The Road to Bike City
What does a bike city look like?
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It should have safe paths and lanes, plus scenic trails for recreational rides. It ought to be a place where riders can pedal to work, the grocery store and schools to drop off their kids. But what if it were a place where residents also rode to the Dane County Farmers’ Market, Concerts on the Square and Badger football games? If it attracted bicycle industry leaders and international competitions?
You may not have noticed that Madison’s become a haven for bicyclists of all stripes. As with many notable aspects of our city, we tend to take a humble outlook and assume other places have what we have. They don’t.
One hundred and six miles of bike lanes cross the city, and Madison boasts forty-six miles of paved bike paths, some of which see more than three thousand cyclists a day. Recreational cycling brings in $1.5 billion annually to the state economy and supports more than $924 million in tourism and related spending. Ironman Wisconsin alone generates roughly $2.3 million in economic impact each year. And some of the biggest biking companies in the world are headquartered here.
Madison’s right up there with other major bicycling centers in the United States. Davis, California, enjoys the highest rate of ridership, with twenty-two percent of its residents regularly using bicycling as a mode of transportation. Boulder, Colorado, has reached fifteen percent. Yet Madison’s rate of six percent is significant, especially compared to the national average of .6 percent of trips to work made by bike, says Amanda White, associate director of the Bicycle Federation of Wisconsin.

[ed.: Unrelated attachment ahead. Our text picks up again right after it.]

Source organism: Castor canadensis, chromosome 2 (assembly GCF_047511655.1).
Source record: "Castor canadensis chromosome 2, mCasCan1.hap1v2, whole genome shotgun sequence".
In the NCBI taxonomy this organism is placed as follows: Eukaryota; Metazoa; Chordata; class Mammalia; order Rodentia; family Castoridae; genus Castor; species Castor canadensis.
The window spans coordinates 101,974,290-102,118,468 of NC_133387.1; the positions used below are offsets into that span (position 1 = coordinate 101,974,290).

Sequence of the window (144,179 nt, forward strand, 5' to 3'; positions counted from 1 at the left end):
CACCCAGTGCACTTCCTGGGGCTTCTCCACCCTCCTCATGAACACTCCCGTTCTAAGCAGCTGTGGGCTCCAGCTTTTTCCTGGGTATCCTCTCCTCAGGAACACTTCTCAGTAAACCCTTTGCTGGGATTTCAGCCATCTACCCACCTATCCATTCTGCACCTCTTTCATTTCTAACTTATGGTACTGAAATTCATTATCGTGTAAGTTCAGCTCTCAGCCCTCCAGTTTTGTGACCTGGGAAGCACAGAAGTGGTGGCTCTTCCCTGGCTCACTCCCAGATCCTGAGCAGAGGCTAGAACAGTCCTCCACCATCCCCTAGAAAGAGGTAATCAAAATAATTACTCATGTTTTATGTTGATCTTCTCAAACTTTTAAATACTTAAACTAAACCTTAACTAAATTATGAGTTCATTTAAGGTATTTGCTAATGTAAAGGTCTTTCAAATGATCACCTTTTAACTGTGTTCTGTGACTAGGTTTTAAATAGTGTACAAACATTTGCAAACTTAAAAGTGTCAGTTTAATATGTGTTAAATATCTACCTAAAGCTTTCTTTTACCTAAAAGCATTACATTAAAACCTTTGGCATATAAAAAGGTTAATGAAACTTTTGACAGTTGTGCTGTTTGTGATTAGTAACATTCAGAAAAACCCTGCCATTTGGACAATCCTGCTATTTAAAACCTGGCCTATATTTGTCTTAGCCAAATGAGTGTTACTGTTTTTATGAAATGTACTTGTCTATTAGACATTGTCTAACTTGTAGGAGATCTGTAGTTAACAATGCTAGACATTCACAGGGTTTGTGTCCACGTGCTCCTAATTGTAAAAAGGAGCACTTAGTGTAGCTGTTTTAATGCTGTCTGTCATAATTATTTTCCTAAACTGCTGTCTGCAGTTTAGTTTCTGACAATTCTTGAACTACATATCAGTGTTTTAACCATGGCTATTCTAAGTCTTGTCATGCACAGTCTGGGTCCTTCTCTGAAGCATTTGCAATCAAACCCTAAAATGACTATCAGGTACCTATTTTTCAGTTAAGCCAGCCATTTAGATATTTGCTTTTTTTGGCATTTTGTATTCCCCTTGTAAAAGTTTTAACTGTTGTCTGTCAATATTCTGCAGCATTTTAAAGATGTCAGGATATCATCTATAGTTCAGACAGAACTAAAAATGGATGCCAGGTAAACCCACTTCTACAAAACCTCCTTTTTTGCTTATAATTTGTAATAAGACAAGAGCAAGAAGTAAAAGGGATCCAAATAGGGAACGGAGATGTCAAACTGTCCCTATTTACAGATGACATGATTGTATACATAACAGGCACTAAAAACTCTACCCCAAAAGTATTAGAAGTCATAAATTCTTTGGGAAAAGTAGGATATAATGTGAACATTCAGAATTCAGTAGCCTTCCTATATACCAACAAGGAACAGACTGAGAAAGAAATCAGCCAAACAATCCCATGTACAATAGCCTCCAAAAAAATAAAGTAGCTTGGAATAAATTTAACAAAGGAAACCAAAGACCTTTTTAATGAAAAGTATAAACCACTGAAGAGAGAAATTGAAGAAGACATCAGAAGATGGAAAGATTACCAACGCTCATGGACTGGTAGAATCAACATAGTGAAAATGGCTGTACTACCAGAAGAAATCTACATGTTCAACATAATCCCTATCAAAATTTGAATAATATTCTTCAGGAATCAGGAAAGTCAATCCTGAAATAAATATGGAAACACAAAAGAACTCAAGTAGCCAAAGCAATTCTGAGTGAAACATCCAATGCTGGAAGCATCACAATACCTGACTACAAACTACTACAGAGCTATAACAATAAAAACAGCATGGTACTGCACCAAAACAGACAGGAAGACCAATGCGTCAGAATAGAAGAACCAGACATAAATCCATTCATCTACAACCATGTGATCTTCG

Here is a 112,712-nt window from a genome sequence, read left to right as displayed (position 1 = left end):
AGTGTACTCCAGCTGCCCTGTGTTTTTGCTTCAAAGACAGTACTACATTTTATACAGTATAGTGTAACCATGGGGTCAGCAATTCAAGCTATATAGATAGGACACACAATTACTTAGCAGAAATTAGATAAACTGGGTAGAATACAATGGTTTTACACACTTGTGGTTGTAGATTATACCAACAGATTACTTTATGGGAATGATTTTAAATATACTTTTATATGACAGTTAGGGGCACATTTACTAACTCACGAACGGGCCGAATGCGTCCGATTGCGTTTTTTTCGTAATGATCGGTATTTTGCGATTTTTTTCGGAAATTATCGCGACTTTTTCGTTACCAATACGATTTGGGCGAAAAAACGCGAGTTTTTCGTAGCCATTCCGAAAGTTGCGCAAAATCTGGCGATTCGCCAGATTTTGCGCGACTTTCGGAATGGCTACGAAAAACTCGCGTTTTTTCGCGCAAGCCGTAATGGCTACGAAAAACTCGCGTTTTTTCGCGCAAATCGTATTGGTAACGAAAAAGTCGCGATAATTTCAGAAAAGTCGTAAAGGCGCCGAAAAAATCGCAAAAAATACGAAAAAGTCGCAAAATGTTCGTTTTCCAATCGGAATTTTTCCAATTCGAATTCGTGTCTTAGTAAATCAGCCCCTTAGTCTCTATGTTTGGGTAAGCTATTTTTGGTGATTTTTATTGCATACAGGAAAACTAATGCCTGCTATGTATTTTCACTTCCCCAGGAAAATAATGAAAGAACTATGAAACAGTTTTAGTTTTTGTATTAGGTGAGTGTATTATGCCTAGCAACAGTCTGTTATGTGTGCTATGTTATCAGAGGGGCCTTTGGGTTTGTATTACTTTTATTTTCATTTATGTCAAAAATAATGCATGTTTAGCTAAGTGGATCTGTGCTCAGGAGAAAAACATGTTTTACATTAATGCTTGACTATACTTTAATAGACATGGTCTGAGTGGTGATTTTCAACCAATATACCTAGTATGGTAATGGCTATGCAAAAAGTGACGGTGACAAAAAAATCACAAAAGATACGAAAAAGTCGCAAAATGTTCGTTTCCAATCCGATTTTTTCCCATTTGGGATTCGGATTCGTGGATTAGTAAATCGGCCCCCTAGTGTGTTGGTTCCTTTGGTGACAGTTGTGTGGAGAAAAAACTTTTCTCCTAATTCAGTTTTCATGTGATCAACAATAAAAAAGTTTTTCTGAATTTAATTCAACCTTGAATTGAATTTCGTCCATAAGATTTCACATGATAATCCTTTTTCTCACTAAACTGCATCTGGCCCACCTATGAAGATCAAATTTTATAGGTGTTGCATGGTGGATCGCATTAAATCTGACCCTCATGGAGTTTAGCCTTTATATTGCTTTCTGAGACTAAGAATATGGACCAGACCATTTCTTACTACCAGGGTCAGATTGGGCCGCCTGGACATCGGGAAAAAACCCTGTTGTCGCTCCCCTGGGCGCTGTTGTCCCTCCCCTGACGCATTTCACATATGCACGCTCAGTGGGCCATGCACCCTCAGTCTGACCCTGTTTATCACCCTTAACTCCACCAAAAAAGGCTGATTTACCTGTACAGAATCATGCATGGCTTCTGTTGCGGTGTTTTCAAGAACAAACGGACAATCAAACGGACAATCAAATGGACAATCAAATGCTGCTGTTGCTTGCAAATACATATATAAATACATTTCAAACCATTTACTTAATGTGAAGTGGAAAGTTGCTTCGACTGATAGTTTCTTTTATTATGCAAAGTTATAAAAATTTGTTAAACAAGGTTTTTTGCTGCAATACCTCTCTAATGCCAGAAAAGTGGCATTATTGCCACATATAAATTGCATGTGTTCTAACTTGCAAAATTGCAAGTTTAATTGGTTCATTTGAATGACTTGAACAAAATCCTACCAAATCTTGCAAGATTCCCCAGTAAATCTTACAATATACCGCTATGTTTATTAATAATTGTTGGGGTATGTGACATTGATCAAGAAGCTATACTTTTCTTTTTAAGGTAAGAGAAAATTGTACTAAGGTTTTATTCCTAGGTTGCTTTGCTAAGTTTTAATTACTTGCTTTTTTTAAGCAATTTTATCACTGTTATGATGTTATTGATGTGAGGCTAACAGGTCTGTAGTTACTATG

“Everyone looks to Portland as a mecca for biking,” she says. “They’re at six percent. We’re at six percent—and they have much milder winters.”
The wheels start turning
Mayor Paul Soglin traces Madison’s evolution as a bike capital back to the 1970s, when he first held office. A member of the city council was an avid bicyclist and pushed the city to develop a bike system.
In 1975, a bicycle path around Lake Monona opened—an accomplishment Soglin ranks among his proudest to date. Bicycling continued as a priority in the following decades as the city planned the State Street mall, began converting abandoned rail beds into recreational paths and worked on developments.
The city also took note of citizens’ habits. “One of the things we noticed in the ’70s was the number of individuals who
participate in activities that were lifelong and for which they didn’t need a team,” Soglin says. “At that point, we made a conscious decision to encourage sports and athletic opportunities which were lifelong—swimming, ice skating, running and bicycling.”
Bicyclists in the area responded, forming bike clubs, co-ops, races and events, as well as an environment where an international competition such as the Ironman would feel at home. “You just can’t land something like that overnight,” Soglin says. “You have to have a local base.”